“I have this lovely donkey at home, uggh, I swear she feels better than a woman. I take her by the ears like this and*,” proclaimed the elderly gent in his best Sunday shirt and hat. The man played with a poker face but his tactic seemed to be to shock the other players into errors by spewing out a torrent of vulgarities. But Jesus won the game. “Look mate, you know what I'm gonna do to the donkey you love. Take your donkey by the ears like this and,” said Jesus getting out of his chair and moving his arms and hips.

Inevitably, much of the day's conversation was centred on topics like this.

Jesus' car was under the thatched roof, Mexican cowboy music blaring from its speakers. Vicente Fernandez, Mexico's most famous ever immortal cowboy singer-actor, once said “all a real cowboy needs is a feisty old lady and a strong donkey. Just have to make sure the donkey isn't too much of an old lady and the woman too much like a donkey.” Like Australia's Crocodile Dundee, Fernandez – with his trade-mark slamming back of Tequila's and generally living the life of a cowboy ladie's man on the silver-screen – can be held largely responsible for the stereotypical Mexican man.

“The fishermen are totally great people, all my friends. Its a shame they can't talk about nice things; ask you interesting things about Australia for example. But remember not all Mexicans are like this,” said Jesus when we left the fishing village the next morning. “There are Mexicans with culture, with education”. I told him not to worry, that I feel more at home with the fishermen than many so-called intellectuals. “I've been part of many conversation like this, there are people in Australia and the whole world speaking the same language”.

Whilst there were always full glasses of beer on the table – “to not have a full glass is a crime,” said Camelia – I left to help some fishermen to pull up their boats under the safety of the coconut palms. This time not joking, a fisherman said “it's a village crime not to help pull up all the boats”. 'Hurricane Isidore' was in the area, and although Veracruz was largely left unscathed large areas of south-eastern Mexico were hit badly later that night and are still left without electricity and homes now already a week later.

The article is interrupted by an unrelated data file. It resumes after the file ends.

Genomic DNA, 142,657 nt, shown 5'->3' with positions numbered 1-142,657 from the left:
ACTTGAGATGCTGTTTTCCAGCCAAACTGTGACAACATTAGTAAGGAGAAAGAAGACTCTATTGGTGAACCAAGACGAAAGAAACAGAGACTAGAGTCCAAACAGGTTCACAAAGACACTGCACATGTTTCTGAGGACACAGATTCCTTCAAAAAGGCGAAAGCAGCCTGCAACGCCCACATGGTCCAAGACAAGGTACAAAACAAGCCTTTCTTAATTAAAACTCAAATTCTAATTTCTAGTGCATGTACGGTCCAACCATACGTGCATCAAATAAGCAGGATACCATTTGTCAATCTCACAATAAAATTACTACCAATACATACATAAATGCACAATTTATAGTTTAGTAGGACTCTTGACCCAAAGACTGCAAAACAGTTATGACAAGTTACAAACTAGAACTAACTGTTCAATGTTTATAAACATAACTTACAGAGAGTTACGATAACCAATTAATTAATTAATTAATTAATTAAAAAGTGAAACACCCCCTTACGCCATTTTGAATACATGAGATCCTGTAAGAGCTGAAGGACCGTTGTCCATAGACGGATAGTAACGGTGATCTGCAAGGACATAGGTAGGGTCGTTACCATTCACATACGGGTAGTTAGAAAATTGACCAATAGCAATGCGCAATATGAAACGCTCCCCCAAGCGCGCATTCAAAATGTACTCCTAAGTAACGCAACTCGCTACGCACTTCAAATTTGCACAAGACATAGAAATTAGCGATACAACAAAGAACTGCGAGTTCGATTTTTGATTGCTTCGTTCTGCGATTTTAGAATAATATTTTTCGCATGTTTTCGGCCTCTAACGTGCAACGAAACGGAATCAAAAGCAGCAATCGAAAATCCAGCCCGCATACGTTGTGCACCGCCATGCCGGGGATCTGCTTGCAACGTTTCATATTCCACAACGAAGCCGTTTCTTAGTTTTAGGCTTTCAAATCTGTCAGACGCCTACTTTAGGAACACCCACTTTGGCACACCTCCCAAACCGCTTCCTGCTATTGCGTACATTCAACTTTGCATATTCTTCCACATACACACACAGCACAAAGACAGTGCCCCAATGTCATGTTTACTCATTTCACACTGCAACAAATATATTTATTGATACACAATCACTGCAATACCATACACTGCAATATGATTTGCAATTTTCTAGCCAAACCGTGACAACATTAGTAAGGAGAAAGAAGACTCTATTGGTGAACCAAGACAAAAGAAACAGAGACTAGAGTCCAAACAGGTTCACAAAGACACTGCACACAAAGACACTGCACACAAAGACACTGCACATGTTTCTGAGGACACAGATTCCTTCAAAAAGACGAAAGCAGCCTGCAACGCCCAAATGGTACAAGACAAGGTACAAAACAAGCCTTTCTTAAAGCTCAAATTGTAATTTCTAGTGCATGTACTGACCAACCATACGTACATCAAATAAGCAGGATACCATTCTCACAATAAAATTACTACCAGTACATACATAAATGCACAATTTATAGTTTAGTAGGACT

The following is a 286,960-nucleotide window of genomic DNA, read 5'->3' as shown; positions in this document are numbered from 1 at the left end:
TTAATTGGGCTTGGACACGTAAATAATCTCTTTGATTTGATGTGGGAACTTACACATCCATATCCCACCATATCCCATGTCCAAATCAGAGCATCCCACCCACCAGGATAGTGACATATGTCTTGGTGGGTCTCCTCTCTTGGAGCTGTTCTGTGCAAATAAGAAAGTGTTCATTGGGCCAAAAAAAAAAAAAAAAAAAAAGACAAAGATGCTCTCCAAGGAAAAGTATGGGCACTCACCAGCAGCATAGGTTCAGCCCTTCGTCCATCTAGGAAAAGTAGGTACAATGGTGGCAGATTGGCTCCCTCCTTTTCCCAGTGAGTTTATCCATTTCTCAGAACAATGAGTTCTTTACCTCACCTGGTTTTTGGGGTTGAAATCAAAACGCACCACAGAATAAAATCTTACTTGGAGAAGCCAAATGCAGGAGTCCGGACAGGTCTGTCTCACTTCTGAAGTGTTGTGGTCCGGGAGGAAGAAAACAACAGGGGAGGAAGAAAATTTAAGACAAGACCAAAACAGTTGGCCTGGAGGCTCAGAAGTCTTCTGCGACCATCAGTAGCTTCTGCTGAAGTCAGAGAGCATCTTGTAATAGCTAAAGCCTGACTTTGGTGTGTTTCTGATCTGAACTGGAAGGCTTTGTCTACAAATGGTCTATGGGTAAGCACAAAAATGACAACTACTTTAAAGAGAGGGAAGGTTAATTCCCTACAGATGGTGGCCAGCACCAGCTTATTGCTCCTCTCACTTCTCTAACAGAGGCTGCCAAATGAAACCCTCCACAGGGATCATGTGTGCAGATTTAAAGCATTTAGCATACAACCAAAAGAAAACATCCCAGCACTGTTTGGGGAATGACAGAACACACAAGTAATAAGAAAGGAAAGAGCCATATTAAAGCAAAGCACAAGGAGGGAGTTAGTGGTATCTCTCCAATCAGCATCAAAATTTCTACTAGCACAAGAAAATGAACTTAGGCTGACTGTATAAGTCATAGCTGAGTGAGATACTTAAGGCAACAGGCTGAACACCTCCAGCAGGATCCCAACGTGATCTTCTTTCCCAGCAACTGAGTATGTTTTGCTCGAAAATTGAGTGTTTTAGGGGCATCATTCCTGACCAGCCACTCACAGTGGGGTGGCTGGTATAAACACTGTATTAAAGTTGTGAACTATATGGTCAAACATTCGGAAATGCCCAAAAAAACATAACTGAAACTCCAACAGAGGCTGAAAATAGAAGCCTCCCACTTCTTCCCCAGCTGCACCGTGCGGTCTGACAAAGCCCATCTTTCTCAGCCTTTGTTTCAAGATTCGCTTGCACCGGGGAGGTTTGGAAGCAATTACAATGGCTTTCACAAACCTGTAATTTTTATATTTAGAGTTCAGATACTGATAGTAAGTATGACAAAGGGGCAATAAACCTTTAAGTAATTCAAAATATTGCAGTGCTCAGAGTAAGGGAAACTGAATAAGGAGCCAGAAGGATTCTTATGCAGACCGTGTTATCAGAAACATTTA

Like the ancient Easter Islander's once moved their huge stone sculptures, the fishermen use logs to roll their boats up the beach. Some pushing and a large group using a rope to pull from the other end. Whilst my hands got rope burnt, unused to this sort of work, I was careful not to slip out of my thongs and step onto the hot sand. After half a dozen boats a friend pulled some coconuts of a palm with a large bamboo stick, which I then took back to the cantina and opened on one side with a machete. Add some potent sugar cane liquor, fresh lemon juice and sugar for a cocktail of completely local ingredients.

As the sun set, the last fish bones got eaten by the dogs and our beer budget for the day dried up we decided to make a move to a relatives' holiday house close by. “My home is your home. Please stay in my house,” offered every fisherman. But to take up an offer of one proud fisherman, as his friend wishing to give you everything even though he has nothing, would mean making all the others jealous. So we left with Camelia, to meet his mum he hadn't seen in days and then drop him off in his nearby village.

Moses Iten is a Tasmanian-Swiss writer and producer. He recently joined SBS Radio as international music contributor and co-producer of the Monday Alchemy show, after returning with a tonne of stories from a year in Mexico, including this one.